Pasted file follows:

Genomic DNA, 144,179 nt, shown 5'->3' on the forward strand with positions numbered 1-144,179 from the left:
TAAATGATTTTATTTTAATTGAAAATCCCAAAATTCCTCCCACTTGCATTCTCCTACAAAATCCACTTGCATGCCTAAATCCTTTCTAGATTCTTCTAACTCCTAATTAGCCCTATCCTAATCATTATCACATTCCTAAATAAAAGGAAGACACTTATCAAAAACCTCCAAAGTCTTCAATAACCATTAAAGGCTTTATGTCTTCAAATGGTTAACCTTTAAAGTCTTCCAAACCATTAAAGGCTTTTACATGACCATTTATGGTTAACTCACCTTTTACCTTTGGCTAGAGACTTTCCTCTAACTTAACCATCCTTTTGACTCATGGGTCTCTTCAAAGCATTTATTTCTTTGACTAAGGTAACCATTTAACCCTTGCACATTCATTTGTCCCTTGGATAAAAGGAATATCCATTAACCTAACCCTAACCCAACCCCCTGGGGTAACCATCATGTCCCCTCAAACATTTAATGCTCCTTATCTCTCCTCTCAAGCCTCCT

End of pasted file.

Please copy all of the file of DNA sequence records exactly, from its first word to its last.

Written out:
Genomic DNA, 144,179 nt, shown 5'->3' on the forward strand with positions numbered 1-144,179 from the left:
TAAATGATTTTATTTTAATTGAAAATCCCAAAATTCCTCCCACTTGCATTCTCCTACAAAATCCACTTGCATGCCTAAATCCTTTCTAGATTCTTCTAACTCCTAATTAGCCCTATCCTAATCATTATCACATTCCTAAATAAAAGGAAGACACTTATCAAAAACCTCCAAAGTCTTCAATAACCATTAAAGGCTTTATGTCTTCAAATGGTTAACCTTTAAAGTCTTCCAAACCATTAAAGGCTTTTACATGACCATTTATGGTTAACTCACCTTTTACCTTTGGCTAGAGACTTTCCTCTAACTTAACCATCCTTTTGACTCATGGGTCTCTTCAAAGCATTTATTTCTTTGACTAAGGTAACCATTTAACCCTTGCACATTCATTTGTCCCTTGGATAAAAGGAATATCCATTAACCTAACCCTAACCCAACCCCCTGGGGTAACCATCATGTCCCCTCAAACATTTAATGCTCCTTATCTCTCCTCTCAAGCCTCCT